Climate actions in the land use sector – assessment of the reduction potential of greenhouse gas emissions
The climate plan for the land use sector as defined in Prime Minister Sanna Marin’s Government Programme is expected to be completed during the spring of 2022. The planned actions seek a climate impact of at least three million tonnes of carbon dioxide equivalents by 2035. To support the preparation, Luke has produced information on ways to reduce emissions, maintain carbon stocks and strengthen carbon sinks in the land use sector. The assessment also considers the impact of potential actions on biodiversity, ecosystem services and the profitability of activities.
Climate actions also have an impact on biodiversity and profitability
In the land use sector, the most significant emissions reductions can be achieved in peat fields by changing the processing of fields and in peatland forests by continuing silviculture in place of clear cutting. Wood ash fertilisation will strengthen the carbon sinks of peatland forests for decades.
The carbon sinks of forests can be increased by establishing new conservation areas, and increasing the number of retention trees and the proportion of long-life wooden products in the forest industries’ production structure.
Many climate actions in the land use sector, especially in peatlands, can also improve biodiversity and reduce the environmental loading caused by agriculture and forestry. The management of mineral soil fields, the fertilisation of forests and emissions reductions in soil in peatland forests can also advance the financial profitability of production.
“Significant emissions savings can be achieved over relatively small areas by 2035 simply by changing the processing of peat fields. In contrast, equally effective climate actions on mineral soil fields would require changes in cultivation methods and additional annual subsidies over almost the entire utilisable agricultural area,” says Aleksi Lehtonen, associate professor at Luke.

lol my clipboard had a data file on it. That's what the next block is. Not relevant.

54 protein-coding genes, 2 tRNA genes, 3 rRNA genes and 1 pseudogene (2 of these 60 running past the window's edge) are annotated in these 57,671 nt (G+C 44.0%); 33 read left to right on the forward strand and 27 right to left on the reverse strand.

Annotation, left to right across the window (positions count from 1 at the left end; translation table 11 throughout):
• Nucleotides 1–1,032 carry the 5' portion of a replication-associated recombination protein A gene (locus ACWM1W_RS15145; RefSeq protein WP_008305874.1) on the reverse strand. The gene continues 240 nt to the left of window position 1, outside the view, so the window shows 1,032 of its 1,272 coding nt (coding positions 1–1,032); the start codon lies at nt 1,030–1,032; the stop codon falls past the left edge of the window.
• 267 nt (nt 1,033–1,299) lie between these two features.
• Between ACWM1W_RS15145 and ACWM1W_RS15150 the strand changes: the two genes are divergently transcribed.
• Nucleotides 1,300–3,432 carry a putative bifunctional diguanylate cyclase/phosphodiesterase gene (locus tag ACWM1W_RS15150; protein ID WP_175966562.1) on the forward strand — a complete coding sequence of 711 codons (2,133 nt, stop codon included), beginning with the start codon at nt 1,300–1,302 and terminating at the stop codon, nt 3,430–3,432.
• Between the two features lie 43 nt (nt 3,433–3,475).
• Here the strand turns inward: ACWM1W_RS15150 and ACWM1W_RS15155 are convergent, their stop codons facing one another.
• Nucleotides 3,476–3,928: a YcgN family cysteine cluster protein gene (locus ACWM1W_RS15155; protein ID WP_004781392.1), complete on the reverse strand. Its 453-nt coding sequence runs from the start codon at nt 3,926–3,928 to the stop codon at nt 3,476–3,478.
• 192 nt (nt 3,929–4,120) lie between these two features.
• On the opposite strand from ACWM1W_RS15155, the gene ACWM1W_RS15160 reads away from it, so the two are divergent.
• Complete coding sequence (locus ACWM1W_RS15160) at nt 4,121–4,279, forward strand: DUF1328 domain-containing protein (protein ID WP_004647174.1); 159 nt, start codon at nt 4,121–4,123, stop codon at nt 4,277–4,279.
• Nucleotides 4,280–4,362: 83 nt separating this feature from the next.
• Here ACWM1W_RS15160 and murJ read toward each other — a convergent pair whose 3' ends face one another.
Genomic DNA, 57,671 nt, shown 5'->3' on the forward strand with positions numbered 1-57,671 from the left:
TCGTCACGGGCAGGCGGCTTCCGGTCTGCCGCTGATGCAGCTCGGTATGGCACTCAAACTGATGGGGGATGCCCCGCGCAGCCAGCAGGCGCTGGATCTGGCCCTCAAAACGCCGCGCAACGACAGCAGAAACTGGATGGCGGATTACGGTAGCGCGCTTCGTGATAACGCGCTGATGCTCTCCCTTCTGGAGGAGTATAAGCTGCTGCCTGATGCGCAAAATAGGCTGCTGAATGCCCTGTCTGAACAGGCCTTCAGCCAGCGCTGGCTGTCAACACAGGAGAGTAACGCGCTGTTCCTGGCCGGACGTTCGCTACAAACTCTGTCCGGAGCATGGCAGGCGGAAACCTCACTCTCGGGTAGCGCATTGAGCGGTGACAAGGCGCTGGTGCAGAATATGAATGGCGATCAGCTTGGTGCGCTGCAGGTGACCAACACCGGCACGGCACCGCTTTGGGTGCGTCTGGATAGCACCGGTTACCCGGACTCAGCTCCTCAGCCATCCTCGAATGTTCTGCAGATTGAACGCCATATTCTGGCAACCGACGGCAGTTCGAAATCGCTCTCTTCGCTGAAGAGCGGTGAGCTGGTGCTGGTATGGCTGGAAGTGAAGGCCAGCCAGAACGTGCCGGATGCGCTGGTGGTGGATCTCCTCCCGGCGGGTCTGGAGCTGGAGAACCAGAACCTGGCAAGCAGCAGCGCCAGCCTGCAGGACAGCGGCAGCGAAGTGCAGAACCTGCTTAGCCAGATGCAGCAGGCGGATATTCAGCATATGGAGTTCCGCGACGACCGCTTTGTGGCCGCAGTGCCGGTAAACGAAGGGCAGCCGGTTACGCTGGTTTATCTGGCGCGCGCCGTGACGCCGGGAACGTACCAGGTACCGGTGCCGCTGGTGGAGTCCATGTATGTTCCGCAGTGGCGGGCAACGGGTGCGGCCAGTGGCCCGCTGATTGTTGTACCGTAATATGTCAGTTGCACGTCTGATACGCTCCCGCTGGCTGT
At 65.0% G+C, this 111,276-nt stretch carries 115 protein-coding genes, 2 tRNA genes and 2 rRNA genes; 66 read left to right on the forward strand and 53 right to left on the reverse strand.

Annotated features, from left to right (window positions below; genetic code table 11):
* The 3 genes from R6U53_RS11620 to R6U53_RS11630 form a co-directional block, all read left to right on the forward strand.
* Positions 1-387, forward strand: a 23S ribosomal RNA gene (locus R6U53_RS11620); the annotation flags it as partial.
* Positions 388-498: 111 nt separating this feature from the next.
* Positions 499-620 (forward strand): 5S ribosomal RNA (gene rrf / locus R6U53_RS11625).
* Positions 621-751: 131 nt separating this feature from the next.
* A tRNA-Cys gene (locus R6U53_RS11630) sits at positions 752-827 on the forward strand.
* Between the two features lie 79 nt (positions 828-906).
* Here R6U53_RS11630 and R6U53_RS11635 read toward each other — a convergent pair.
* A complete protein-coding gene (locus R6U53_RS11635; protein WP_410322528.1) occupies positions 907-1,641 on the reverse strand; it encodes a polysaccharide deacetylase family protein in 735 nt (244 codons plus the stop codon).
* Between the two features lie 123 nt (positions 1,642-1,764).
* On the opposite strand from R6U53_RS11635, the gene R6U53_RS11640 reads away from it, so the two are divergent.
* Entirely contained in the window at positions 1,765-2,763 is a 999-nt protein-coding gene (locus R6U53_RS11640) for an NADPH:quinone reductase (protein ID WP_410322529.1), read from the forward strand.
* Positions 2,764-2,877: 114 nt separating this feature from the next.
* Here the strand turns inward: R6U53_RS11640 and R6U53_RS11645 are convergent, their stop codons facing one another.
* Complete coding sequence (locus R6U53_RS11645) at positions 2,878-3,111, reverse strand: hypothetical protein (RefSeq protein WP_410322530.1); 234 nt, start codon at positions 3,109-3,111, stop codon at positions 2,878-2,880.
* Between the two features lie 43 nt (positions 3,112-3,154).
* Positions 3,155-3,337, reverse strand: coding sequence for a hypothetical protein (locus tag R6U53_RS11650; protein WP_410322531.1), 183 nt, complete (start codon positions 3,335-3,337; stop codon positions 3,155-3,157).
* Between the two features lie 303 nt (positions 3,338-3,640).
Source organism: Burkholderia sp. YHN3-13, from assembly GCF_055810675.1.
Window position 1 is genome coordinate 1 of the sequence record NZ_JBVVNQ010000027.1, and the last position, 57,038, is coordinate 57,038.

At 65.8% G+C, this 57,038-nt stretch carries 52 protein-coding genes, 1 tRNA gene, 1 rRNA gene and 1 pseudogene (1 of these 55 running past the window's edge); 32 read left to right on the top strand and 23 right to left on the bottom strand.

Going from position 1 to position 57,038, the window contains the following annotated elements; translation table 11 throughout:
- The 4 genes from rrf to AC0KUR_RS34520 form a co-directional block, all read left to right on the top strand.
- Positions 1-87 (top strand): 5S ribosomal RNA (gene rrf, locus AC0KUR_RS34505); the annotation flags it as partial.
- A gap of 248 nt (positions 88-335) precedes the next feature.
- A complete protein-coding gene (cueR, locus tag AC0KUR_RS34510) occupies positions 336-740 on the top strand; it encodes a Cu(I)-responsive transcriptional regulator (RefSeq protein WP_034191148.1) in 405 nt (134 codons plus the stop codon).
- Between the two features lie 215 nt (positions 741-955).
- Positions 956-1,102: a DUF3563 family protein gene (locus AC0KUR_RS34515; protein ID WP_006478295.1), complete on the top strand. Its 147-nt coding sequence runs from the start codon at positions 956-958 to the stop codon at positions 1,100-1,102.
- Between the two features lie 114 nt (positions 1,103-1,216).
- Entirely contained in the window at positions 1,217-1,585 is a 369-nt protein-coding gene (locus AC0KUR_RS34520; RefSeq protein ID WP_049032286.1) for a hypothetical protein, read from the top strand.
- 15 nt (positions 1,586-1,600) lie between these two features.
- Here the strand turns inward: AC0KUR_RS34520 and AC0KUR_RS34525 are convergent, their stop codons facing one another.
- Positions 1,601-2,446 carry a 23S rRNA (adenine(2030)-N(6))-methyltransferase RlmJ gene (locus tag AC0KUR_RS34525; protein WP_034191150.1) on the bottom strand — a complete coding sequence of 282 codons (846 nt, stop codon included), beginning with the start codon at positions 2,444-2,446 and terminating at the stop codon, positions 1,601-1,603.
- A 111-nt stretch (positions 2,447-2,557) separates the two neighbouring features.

Emissions savings call for changes in subsidy systems
A working group established by the Ministry of Agriculture and Forestry has proposed changes to the subsidy system for peatland forest management, as the current subsidies do not offer sufficient encouragement for climate actions. However, Luke’s review states that the working group’s proposal is still largely based on the promotion of wood production.
“Subsidies could be directed at the transfer to continuous cover forestry when such a transition produces significant climate, water and other environmental benefits, while causing losses of income or other additional costs for landowners,” says Esa-Jussi Viitala, senior scientist at Luke.
Lehtonen, A., Aro, L., Haakana, M., Haikarainen, S., Heikkinen, J., Huuskonen, S., Härkönen, K., Hökkä, H., Kekkonen, H., Koskela, T., Lehtonen, H., Luoranen, J., Mutanen, A., Nieminen, M., Ollila, P., Palosuo, T., Pohjanmies, T., Repo, A., Rikkonen, P., Räty, M., Saarnio, S., Smolander, A., Soinne, H., Tolvanen, A., Tuomainen, T., Uotila, K., Viitala, E.-J., Virkajärvi, P., Wall, A. & Mäkipää, R. 2021. Maankäyttösektorin ilmastotoimenpiteet: Arvio päästövähennysmahdollisuuksista. Luonnonvara- ja biotalouden tutkimus 65/2021. Luonnonvarakeskus. Helsinki. 122 s. http://urn.fi/URN:ISBN:978-952-380-275-9
Viitala, E.-J., Assmuth, A., Koikkalainen, K., Miettinen, A., Mutanen, A., Wall, A., Wejberg, H. & Lehtonen, H. 2022. Maa- ja metsätalouden kannustinjärjestelmien ilmastovaikutukset. Luonnonvara- ja biotalouden tutkimus 21/2022. Luonnonvarakeskus. Helsinki. 97 s. http://urn.fi/URN:ISBN:978-952-380-388-6